In late March, 2014 NASA’s Terra satellite flew over northeastern Europe and captured a portrait of a landscape in transition from winter to spring. The Moderate Resolution Imaging Spectroradiometer (MODIS) flying aboard captured this true-color image on March 26.
Black lines have been overlain on the image to delineate political boundaries. Sweden lies in the west, Russia in the east, and Finland separates the two. In the southwest corner, under a lay of cloud, is Latvia, with a bit of Belarus outlined to its east, and Estonia to the north.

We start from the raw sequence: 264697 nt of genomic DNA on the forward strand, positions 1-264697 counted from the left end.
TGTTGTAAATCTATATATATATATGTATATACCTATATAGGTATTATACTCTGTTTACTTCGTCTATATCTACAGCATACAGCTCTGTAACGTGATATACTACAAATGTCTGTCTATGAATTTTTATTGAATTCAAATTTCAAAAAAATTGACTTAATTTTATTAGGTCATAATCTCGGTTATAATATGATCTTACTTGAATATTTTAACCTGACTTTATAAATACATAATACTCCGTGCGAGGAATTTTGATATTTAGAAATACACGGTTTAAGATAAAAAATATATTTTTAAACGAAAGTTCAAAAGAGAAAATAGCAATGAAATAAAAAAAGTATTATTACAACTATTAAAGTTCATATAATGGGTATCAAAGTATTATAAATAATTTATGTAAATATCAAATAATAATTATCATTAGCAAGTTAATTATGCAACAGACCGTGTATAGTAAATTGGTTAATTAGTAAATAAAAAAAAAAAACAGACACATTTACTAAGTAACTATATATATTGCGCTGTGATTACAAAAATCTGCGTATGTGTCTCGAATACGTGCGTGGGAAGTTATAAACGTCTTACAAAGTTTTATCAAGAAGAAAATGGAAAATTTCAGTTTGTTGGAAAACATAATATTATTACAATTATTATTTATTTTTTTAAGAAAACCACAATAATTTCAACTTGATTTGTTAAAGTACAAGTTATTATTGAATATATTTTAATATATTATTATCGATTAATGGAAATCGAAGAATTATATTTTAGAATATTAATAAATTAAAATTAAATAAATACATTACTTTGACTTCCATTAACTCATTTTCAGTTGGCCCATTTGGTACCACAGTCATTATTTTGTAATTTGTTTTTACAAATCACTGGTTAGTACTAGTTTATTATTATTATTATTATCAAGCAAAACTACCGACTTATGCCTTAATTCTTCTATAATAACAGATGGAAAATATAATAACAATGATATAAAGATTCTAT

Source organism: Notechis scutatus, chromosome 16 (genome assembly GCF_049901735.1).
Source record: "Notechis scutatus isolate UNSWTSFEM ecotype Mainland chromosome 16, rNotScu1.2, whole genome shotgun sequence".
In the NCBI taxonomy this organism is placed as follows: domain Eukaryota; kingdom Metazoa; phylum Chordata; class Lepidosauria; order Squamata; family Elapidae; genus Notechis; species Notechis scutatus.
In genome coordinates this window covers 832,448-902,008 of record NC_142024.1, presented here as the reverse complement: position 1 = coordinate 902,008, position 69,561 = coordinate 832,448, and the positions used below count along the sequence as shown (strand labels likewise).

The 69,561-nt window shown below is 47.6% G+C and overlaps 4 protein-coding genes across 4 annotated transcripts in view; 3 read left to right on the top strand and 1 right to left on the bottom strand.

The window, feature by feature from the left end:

A dusting of winter snow remains across the northern regions, while more the landscape in the south is nearly snow-free. The transition to spring can also be seen in the waters across Northern Europe. In the Gulf of Bothnia, between Sweden and Finland, bright white fast ice clings to the shore, while it begins to melt further out in the Gulf. In the far north, sea ice in the White Sea is also beginning to break up. Further south, where temperatures are cold and the waters shallower, the lakes remain frozen. In particularly, the circular Lake Beloye and, to its south, the Rybinsk Reservoir remain ice-covered.